Last week’s episode of Star Wars: The Clone Wars warned fans of what looms on the horizon. With the show now existing concurrently with Revenge of the Sith, anybody who has been even remotely following along can guess what is next. Despite all the signals, nothing can rightfully prepare viewers for what unfolds in episode eleven. Subtitled Shattered, the episode directed by Saul Ruiz and written by Dave Filoni follows Ahsoka, Captain Rex, and Maul during one of the most critical events in Star Wars Canon: the definitive end of the Clone War. Who would have thought that these three would form the show’s game-changing trifecta?
Before the entire universe gets turned upside down, the episode rightfully takes time to reflect. The Siege of Mandalore coming to a close last week definitely justifies a break in pace. Ahsoka and Rex are tasked to transport Maul to the Jedi Council on Coruscant. The heroes part ways with Bo-Katan and the newly liberated, yet still shambled, Mandalore. With Maul in custody and Obi-Wan Kenobi hunting General Grievous on Utapau, the war seems to be at an end. Ahsoka and Rex use this time to meditate on the forthcoming peace. Of course, little do they know that this will be peace welcome by those only with skewed vision. The two, and even Maul, have known nothing but war their entire lives. When one is literally bred for battle, can they come to terms with a galaxy at ease?
This can be said for every episode in this final arc but, nonetheless, Shattered pulls the heartstrings to unexplored extremities. In fact, thanks to delicate craftsmanship, there might not be such another fulfilling episode of an animated Star Wars program for quite a while. Ruiz and Filoni balance beauty and tragedy, delivering magnificent visuals pumped by love, frustration, and fear. The show has never looked better with jaw-dropping sights, yet this comes at the absolute worst time in Star Wars – almost symbolic in a timely kind of way. Again, this has been said with the previous two episodes, but pure endearing moments followed by a long time coming catastrophe will have viewers reaching for more tissues.
More pieces of canon come together, making events between Revenge of the Sith and A New Hope slightly less clouded. Creating such clarity is not truly necessary, but when it deals with highly loved characters like Ahsoka and Maul – it is always welcomed. The episode already features certain deep lore cuts, which make for killer imagery and payoff, but what is most impressive is the show’s commitment to Revenge of the Sith. Few, reasonably, have never considered the show to totally fall in line with the prequel film’s characterizations and rhythms. Understandable, but one pivotal scene in Shattered serves as the final case to prove these naysayers wrong.
Not enough credit can be given to the artists who molded Shattered into what it is. The first third of the episode operates within an uneasy and chilling atmosphere. The reflexive nature of the script matches this tension, making the characters feel like they do not want the war to end themselves. Just like the viewer, they do not want to say goodbye. Although, all good things must come to an end and it could not be more bittersweet to see this sentiment from Ahsoka and Rex. It is beautiful moments like these emerging from total direness that Star Wars is loved for.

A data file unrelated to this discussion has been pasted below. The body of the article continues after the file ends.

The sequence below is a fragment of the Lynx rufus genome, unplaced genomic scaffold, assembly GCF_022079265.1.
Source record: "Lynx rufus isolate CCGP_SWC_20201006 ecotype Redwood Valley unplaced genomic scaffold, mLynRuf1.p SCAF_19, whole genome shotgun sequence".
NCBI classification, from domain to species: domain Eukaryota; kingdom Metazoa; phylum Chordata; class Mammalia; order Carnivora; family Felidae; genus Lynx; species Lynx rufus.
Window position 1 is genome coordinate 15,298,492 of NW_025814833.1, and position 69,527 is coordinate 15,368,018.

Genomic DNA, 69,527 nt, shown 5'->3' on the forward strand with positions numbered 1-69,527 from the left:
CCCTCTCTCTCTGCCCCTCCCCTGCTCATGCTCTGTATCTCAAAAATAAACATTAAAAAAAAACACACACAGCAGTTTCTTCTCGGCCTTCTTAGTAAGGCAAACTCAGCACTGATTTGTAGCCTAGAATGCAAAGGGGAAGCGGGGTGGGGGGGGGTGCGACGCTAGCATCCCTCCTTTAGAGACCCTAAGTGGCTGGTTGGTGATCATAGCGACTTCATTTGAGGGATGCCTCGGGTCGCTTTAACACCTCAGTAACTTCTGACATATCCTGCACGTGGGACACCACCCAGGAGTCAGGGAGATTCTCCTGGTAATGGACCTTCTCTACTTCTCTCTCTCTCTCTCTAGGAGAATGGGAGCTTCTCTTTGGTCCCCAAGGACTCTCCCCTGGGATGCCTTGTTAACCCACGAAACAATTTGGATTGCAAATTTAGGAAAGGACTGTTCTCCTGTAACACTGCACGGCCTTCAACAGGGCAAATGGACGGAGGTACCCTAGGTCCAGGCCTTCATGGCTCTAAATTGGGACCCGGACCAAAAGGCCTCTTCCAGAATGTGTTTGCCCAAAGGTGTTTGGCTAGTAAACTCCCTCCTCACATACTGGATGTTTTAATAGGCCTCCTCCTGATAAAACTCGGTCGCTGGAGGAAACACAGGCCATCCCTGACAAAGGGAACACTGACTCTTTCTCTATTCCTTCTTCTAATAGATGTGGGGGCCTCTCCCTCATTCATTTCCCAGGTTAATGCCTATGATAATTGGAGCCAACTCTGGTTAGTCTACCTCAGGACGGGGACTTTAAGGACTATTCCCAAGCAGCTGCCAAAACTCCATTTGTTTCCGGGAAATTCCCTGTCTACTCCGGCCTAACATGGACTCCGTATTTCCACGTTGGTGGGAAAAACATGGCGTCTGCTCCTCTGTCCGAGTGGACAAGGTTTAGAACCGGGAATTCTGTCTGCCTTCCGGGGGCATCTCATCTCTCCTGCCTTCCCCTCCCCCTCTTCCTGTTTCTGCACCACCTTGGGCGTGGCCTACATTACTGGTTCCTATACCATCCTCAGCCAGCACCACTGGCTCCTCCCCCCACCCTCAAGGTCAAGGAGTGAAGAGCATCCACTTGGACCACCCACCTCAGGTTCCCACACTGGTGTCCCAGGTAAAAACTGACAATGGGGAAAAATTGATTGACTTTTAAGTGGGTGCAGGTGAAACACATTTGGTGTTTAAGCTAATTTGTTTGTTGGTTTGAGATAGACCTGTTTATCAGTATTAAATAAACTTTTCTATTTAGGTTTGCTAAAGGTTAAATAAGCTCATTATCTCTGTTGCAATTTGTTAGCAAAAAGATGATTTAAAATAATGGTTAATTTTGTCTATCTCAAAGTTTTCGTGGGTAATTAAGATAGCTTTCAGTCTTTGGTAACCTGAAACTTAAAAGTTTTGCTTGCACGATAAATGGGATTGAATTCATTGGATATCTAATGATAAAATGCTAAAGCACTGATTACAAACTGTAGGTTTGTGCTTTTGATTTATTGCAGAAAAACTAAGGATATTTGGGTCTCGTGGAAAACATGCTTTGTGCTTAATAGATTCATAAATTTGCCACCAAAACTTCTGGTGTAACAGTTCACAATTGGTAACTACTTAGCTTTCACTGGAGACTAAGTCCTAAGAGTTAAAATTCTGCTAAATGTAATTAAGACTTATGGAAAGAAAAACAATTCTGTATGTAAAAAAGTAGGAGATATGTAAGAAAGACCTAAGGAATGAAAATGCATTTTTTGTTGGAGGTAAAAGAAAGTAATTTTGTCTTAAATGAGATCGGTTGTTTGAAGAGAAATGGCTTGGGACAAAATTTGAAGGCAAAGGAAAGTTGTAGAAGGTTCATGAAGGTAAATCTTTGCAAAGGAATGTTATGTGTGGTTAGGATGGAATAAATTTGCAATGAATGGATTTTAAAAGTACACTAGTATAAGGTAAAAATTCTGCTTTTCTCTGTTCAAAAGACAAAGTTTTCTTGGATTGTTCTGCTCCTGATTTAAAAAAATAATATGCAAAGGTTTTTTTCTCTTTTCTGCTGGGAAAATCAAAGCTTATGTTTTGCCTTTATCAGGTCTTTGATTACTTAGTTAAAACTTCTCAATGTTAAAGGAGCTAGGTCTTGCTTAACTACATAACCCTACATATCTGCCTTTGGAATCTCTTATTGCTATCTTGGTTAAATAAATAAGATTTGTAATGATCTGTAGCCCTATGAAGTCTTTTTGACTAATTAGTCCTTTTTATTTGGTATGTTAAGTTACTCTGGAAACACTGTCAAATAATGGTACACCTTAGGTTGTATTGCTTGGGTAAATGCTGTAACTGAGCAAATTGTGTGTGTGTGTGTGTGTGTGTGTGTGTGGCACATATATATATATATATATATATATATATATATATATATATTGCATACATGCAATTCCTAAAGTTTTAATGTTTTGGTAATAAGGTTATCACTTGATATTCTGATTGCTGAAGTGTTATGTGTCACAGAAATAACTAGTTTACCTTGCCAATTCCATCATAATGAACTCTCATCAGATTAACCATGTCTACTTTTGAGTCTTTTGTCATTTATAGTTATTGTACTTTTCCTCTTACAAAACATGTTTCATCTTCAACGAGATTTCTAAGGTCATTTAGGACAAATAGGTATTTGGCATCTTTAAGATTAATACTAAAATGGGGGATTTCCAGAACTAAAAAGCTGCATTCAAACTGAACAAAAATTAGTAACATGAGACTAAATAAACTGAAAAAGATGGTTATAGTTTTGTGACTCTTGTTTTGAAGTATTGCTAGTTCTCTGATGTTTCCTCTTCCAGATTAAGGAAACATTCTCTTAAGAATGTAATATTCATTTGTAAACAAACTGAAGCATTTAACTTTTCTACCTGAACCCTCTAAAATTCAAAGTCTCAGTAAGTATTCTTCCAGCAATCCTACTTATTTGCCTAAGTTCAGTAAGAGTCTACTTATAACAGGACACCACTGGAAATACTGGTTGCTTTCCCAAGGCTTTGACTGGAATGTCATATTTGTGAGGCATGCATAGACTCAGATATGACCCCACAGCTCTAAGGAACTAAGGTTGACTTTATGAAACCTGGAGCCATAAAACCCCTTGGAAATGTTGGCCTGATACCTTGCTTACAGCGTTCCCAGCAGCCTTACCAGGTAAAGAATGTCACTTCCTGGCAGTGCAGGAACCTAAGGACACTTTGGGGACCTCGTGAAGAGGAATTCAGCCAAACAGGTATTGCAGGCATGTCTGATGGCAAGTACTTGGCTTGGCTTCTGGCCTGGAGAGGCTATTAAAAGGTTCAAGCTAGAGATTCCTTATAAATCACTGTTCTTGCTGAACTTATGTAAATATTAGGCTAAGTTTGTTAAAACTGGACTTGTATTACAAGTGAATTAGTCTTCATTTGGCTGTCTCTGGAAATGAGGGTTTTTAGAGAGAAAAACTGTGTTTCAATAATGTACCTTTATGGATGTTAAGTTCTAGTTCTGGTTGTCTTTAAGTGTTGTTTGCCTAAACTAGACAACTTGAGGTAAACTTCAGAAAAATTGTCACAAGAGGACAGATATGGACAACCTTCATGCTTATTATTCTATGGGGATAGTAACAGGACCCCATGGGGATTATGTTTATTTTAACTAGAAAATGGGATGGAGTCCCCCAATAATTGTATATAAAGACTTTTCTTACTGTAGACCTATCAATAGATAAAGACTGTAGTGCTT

The majority of the episode takes place en route to Coruscant. Being confined in a ship within the endless nature of space gives Shattered a sense of claustrophobia. In spite of this, the intensity of it all still reaches fantastical heights. One scene-stealing sequence with Maul perfectly encapsulates this. An aura of bleakness can rarely look this gorgeous, thanks to the balance coming from the hands of Ruiz and Filoni. However, one who must, once again, not go unsung is composer Kevin Kiner.
Just like how the score took cues from The Phantom Menace in last week’s episode, Kiner takes a few notes from John Williams’ Revenge of the Sith score here. Certain musical cues are instantly recognizable and pack a punch to the soul. Thankfully, Kiner borrows only when necessary. The rest of his original work stands on its own and feels fresh for the show, in the second to last episode no less. To meet the difficult demands of Shattered‘s atmosphere, Kiner evokes his own balance of bliss and melancholy from the viewer. When placed over the dire events at hand, the music adapts to create sensational rushes of uncertainty. Kiner’s original score here is the most Blade Runner Star Wars compositions have ever felt.
Beautiful just to look at while stressing the heart in more ways one could expect – Shattered is not an easy episode to shake off. It carries a long-lasting power, a unique piece of the show that will be referenced for time to come. The final moments tease of what is at stake in the finale while giving totally nothing away. With the show’s emotional core coming to a burst this week, and the fact that fans know things will not get better, how The Clone Wars chooses to spend its last 25 to 30 minutes will be utterly fascinating.